This touches on one interesting point about M2M. At the moment, when IT refuses to allow devices on its patch, the creation of a secondary AV LAN is required. What Barthel is suggesting is that M2M bypasses this need by using wireless technology of some description.
The principle requirement for M2M to be enabled is the presence of some kind of modem attached to the device, at the moment that’s GPRS, or 3G or 4G or even wired.
“At the moment 95% of cases, low bandwidth applications, can be resolved using a simple GPRS device, similar to what you would find in a mobile phone,” he remarked.
From a practical point of view, the use cases of device monitoring, control and maintenance are all low bandwidth applications, and this can be achieved via GSM networks.
High bandwidth applications such as video surveillance in the future could reach the limits of current mobile networks but there are alternatives available.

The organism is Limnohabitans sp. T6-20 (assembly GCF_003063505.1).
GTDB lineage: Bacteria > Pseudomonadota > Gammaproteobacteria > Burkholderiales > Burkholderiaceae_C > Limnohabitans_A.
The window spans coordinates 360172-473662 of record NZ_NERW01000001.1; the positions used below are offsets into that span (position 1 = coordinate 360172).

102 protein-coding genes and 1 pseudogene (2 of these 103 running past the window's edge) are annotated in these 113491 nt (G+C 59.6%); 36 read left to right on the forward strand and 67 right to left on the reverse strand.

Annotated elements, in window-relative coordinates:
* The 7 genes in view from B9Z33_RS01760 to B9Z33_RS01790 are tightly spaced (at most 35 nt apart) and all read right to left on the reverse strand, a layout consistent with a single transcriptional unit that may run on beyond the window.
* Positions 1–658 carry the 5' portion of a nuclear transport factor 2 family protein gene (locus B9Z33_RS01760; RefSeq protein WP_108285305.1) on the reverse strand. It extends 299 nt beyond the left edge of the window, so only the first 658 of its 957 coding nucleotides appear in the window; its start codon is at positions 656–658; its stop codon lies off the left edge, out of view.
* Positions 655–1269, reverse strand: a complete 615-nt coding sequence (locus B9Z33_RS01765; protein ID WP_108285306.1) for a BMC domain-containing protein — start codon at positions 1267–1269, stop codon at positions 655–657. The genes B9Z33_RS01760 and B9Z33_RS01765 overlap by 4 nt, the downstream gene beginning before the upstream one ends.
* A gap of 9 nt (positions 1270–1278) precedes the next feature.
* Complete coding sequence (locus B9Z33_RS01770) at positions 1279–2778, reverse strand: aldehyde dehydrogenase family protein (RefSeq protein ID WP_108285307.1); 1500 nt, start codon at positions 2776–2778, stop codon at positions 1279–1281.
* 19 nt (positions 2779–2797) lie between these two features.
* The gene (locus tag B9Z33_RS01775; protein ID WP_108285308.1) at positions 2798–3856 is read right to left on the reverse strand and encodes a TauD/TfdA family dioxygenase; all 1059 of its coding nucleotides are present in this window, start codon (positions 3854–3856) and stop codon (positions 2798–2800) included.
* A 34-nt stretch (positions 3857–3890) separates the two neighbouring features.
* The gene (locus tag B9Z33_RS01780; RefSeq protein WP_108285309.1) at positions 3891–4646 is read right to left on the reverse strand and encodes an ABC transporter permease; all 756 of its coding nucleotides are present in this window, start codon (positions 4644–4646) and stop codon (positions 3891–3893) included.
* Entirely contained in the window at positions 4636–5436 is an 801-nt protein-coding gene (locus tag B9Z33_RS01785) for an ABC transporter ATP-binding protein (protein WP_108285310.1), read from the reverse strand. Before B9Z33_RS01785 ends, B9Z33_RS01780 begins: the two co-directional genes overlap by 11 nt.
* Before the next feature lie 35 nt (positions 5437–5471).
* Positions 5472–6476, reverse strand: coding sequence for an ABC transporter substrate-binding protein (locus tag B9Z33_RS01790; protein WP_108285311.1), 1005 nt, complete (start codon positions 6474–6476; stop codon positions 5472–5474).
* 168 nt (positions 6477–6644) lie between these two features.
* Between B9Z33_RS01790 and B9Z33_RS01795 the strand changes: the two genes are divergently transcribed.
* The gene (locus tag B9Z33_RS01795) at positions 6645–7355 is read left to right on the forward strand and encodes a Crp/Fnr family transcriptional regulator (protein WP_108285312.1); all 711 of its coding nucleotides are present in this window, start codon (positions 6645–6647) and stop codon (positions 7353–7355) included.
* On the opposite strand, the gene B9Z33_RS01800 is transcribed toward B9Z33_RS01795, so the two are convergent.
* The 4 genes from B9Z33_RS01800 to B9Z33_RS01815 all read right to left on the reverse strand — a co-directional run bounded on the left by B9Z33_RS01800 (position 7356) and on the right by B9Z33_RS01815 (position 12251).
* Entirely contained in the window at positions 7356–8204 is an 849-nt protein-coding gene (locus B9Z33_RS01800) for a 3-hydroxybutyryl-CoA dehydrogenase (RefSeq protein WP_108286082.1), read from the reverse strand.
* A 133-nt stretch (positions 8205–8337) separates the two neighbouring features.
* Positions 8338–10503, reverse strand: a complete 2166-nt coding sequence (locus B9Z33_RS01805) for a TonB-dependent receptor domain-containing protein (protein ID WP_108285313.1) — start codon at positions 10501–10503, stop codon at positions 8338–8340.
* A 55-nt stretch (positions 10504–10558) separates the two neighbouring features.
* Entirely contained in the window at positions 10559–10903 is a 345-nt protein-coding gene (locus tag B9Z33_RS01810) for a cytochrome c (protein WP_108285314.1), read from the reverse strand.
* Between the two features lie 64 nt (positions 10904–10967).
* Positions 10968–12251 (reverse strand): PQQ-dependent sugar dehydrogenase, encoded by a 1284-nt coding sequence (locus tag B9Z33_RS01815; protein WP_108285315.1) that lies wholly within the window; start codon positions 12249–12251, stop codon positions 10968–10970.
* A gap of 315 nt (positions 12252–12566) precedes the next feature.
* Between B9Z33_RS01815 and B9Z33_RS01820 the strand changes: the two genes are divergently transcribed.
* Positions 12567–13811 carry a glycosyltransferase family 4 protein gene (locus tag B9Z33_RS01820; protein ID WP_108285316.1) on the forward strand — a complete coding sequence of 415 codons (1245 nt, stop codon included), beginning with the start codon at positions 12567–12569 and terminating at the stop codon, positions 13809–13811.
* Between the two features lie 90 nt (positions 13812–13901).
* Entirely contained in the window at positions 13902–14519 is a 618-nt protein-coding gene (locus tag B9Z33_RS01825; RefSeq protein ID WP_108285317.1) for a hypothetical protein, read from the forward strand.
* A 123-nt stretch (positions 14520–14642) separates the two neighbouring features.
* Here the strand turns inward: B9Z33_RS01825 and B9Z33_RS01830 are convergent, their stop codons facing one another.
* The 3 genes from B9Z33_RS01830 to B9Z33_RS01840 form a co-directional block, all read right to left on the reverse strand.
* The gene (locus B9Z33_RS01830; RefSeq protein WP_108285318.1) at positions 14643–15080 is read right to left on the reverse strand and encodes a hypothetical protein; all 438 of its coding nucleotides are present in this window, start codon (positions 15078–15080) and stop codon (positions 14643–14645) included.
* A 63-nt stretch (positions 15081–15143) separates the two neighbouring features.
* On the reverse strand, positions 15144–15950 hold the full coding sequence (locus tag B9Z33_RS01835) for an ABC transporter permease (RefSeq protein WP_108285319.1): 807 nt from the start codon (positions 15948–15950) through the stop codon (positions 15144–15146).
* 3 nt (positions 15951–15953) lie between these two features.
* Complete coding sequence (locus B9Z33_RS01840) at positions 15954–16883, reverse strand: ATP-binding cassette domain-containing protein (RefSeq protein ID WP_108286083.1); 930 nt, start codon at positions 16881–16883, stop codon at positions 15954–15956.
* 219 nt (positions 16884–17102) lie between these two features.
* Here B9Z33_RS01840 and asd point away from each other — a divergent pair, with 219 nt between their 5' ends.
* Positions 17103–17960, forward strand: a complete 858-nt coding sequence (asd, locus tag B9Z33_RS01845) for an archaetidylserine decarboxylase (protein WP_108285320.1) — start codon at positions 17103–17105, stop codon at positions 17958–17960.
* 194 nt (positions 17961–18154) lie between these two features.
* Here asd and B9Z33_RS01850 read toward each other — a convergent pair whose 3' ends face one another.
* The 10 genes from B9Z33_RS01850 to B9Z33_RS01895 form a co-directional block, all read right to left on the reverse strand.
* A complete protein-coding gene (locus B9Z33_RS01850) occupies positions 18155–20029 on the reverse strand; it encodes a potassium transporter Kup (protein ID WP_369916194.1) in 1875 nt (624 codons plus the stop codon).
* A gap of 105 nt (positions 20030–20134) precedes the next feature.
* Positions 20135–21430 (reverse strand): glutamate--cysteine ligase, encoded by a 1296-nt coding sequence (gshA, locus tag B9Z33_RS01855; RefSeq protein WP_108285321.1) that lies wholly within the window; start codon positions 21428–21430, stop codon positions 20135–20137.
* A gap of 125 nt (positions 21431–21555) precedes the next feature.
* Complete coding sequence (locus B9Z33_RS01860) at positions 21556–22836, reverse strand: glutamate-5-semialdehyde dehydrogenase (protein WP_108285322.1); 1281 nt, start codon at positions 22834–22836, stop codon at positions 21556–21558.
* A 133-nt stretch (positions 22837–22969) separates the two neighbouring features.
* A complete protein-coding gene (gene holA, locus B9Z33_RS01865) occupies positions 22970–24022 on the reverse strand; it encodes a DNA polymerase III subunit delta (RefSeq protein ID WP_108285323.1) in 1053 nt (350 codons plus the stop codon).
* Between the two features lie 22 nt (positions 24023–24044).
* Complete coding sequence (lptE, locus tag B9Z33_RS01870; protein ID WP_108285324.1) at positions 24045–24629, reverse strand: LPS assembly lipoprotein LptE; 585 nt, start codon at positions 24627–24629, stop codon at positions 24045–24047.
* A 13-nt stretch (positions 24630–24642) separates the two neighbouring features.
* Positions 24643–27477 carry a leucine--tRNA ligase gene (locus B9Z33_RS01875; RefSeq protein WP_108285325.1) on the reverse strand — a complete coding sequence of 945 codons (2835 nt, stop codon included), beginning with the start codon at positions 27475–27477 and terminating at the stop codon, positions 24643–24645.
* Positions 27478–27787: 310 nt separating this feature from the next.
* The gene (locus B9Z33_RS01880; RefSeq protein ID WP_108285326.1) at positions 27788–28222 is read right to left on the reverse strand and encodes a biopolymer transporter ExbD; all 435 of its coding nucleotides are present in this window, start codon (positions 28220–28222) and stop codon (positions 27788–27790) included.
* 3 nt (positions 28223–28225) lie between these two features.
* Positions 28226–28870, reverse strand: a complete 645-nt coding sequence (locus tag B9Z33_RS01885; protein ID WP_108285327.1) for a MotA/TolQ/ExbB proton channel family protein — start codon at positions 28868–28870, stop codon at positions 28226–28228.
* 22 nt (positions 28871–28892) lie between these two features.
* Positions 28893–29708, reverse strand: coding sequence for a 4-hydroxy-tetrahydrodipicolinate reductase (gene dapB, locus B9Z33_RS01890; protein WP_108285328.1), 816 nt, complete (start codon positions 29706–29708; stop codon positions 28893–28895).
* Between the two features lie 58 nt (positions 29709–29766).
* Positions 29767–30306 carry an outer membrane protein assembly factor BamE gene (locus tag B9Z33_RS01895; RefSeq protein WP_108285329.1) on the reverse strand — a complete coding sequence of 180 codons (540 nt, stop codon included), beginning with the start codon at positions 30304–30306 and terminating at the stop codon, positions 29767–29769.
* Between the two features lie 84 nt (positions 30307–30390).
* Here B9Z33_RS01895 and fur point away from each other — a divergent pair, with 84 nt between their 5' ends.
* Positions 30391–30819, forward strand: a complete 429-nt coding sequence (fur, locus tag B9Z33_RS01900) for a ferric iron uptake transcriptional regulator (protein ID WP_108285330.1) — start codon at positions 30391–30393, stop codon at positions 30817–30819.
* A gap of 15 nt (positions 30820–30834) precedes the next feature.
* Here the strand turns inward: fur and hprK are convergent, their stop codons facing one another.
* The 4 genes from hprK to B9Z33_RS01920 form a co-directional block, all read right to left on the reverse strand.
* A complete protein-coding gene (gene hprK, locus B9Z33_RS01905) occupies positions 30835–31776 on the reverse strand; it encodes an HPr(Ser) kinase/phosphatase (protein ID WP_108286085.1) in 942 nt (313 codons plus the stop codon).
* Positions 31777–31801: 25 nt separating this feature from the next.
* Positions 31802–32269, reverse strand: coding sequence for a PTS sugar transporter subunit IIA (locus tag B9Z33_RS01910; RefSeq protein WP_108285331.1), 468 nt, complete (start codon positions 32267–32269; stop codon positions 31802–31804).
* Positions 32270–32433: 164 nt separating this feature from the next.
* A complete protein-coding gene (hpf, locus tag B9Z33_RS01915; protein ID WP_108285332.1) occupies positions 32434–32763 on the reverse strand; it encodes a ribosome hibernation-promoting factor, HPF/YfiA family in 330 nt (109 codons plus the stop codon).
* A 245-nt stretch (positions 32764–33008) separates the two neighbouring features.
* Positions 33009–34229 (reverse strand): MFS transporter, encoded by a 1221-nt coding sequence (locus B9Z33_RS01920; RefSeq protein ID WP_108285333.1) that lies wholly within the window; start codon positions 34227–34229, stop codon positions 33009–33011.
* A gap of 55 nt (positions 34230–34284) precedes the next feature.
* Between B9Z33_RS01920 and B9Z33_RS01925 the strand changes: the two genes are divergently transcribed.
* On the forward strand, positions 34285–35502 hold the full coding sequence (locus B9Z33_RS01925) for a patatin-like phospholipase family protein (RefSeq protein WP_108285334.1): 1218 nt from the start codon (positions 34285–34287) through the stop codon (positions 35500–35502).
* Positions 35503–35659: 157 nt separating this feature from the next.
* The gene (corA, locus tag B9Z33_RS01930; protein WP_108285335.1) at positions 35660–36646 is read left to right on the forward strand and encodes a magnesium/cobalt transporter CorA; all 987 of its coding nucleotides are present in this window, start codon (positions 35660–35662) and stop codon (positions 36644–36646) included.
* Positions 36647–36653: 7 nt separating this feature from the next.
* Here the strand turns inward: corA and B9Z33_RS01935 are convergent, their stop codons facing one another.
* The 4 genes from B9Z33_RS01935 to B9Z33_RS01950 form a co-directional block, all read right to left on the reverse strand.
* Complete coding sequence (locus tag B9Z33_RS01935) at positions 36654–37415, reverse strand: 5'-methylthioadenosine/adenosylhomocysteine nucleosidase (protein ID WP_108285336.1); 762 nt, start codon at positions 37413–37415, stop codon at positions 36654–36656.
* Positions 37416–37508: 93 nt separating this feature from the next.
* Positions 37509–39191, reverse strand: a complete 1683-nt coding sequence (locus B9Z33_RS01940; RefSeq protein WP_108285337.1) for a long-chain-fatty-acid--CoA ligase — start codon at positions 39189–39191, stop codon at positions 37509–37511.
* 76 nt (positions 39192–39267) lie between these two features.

“The challenge in all of this is not really a technological one. The difficulty is the system behind it, and the service concept. The barrier for someone like a projector manufacturer to getting this onto the street is the process. The question is who will utilise the system? Will it be controlled centrally by the manufacturer, or by a system integrator or locally by a service company?”
One example that Helmut cites of a M2M implementation model is that used by a well-known printer manufacturer.
“They no longer sell their printers to companies; they lease them on the basis of the amount of printed paper. They have a dedicated service for clients, similar to a managed service. It’s only possible via M2M technology. The connected devices report their toner levels, when it needs replacing, and for billing purposes how many pages have been printed. A connected system then generates an invoice which is then sent to the client. This is all done via M2M, not the local network of the client.
“Imagine the case of a University and a local AV provider. Instead of selling ten or one hundred devices, the provider gives them the equipment and uses the model of charging for the minutes of use of the equipment. Think of the implications of charging for AV hardware as a managed service.
“It will be much more in the interests of vendors to select more reliable equipment, and the perceived quality of equipment for a user will increase substantially.”
So for the AV industry what does Barthel believe are the particular benefits of the technology?